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Matawan/Aberdeen proposing changes to World Language program

Staff Writer

ABERDEEN — The World Language Department in the Matawan-Aberdeen Regional School district is exploring some changes that would increase and enrich students’ exposure to Spanish, French, Italian and Latin.

“The World Language Committee collaborated throughout this year regarding the program in which we conducted a needs assessment, looked at best practices through research, conducted some site visits and looked at a couple of model World Language programs and then went back and compared them to what we already have in place here [in the district],” said Jessie Zitarosa, director of K-12 Humanities, at a June 13 Board of Education meeting.

According to World Language teacher Margaret Lathrop, the idea behind the proposed changes is to encourage students to become involved with a language sooner and hopefully stay studying that language longer.

“Spanish begins at the elementary level with periodic exposure in the K-2 levels through the curriculum at large, and then [students] begin regular weekly instruction in foreign language for third, fourth and fifth grades,” she said.

“Moving up to middle school they can choose to continue Spanish or have the option of choosing from French or Italian.

“In sixth grade they choose two options and explore one marking period of each before committing to one language for seventh and eighth grade.”

According to Lathrop, students have the option in high school to continue the language they studied in middle school or can switch to whichever of the two they did not take and even have the additional option of Latin.

“[We] would [like] to investigate the possibility of increasing staff at the elementary level, which would allow us to have a more specific time designated [program] for kindergarten through fifth grade by having 40 minutes devoted to Spanish once a week,” Zitarosa said.

“By the end of middle school, we would like the students to have committed … to three full years [of the same language], which would be two marking periods per year of the same language.”

By the end of eighth grade, students will have received the equivalent of one full year of exposure to a language, or completion of a Level I course.

This will enable students to take a total of five years in a chosen language by the completion of high school and potentially qualify for an AP-level course.

According to Lathrop, if students stick with their chosen language from middle school, they will have the possibility of taking Level II-IV and AP courses in high school, but if students switch to another language they will have the option to take courses in Levels I-IV.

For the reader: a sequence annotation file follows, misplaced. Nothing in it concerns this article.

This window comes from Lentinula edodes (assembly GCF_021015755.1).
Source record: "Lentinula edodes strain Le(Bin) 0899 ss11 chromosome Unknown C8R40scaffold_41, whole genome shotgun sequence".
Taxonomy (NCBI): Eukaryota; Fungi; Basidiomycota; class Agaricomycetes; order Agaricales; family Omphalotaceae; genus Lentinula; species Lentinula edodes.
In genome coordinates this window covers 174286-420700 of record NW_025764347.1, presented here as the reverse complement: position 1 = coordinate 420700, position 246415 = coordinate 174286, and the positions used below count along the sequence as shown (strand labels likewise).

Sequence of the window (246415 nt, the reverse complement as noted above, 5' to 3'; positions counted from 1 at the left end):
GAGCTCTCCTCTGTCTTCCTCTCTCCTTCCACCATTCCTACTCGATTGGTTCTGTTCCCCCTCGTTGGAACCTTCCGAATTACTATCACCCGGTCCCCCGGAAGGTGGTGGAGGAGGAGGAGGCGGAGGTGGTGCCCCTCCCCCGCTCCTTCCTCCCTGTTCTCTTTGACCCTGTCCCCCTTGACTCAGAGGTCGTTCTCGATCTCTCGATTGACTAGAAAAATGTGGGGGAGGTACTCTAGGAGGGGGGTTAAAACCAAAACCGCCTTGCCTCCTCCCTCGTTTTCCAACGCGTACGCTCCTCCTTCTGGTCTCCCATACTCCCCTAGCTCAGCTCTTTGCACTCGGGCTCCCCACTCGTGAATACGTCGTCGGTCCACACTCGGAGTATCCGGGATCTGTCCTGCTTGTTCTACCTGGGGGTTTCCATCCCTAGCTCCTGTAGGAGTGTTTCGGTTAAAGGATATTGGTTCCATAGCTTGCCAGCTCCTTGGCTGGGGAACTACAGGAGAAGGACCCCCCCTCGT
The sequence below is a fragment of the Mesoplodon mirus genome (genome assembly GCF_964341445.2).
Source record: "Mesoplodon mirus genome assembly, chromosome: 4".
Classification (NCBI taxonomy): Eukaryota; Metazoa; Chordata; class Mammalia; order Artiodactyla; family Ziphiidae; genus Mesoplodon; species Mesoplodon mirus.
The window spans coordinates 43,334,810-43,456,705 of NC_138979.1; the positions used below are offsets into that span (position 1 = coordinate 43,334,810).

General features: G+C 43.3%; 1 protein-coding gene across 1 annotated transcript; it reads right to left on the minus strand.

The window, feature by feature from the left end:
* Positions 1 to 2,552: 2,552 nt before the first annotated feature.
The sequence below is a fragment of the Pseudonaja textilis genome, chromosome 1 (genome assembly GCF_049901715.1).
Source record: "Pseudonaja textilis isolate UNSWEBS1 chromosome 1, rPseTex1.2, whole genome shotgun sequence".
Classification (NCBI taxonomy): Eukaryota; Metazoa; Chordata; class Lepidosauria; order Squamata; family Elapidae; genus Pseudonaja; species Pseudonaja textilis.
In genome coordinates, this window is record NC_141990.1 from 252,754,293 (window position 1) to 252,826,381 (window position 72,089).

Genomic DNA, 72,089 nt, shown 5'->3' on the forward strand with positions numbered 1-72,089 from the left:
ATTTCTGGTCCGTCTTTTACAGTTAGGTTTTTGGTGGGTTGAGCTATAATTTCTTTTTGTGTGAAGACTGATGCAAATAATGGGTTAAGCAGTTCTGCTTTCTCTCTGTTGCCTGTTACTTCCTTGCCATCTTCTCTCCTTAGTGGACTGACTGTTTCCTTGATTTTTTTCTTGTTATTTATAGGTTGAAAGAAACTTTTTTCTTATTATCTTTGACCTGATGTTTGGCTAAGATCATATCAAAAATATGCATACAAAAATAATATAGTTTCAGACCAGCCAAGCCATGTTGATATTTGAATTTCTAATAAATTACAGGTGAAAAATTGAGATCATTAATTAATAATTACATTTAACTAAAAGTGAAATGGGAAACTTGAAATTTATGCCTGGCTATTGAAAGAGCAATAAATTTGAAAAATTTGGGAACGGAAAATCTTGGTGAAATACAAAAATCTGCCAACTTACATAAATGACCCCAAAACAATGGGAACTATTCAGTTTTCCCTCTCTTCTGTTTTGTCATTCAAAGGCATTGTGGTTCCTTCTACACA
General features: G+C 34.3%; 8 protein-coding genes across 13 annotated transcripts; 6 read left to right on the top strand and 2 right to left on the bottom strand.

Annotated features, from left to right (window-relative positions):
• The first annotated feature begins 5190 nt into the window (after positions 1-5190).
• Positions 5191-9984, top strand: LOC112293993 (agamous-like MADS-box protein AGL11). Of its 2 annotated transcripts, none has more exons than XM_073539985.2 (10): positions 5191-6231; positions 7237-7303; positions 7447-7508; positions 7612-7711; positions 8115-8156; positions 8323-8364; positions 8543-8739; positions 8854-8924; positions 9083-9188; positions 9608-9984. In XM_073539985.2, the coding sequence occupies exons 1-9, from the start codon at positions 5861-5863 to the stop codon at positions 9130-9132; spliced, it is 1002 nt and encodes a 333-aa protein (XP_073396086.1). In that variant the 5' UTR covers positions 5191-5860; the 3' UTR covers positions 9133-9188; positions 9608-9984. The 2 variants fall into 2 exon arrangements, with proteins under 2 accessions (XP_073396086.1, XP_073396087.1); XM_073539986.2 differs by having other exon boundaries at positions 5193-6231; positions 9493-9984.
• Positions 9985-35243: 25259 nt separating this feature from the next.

World Language teacher Teresa Downey said in high school students are still taking two years of a language as part of their requirement for graduation, and the introduction of the Global Humanities Academy next year will see the World Language program integrated with it.

“As [students] learn more and branch out … they get a little more creative, start to learn some spontaneity … learn to describe on their own, ask and answer and really use their own knowledge to build their own communication,” said Downey.

While all proposed changes might not be implemented right away for the 2016-2017 school year, Zitarosa said the committee would like to continue working together, collaborating and investigating some of the opportunities that the district can make going into future school years.

“In addition, going into next year we would like to investigate and see if there are after-school enrichment opportunities that would target students more on cultural elements,” she said. “There’s a cultural experience that goes with the study of a world language.”

She added the committee would also like to continue researching online resources that can be made available so students who enjoy studying a language may further explore on their own.

“The World Language Committee brought a lot to the table with the needs assessment, and there’s further data we’d like to review as we perhaps start to implement some of these elements and continue to conduct site visits,” Zitarosa said.

“One of the great opportunities that we had this year was to [become involved] with model World Language programs to learn more about them and about what some of the requirements are to be recognized as one, and that allowed us to speak with members of other districts and we would like to go further and explore some of the best practices there.”

Board of Education member Joelle Nappi said she is looking forward to seeing the changes made to the program.

“I’m very happy to hear this presentation and hear that we’re going to expand our foreign language offerings,” she said. “This is something I have been asking about for a long time. I’m happy [students] are going to spend more time potentially taking a foreign language because one of the problems with the five-cycle rotation [we offer now] … there’s no continuity of language.”

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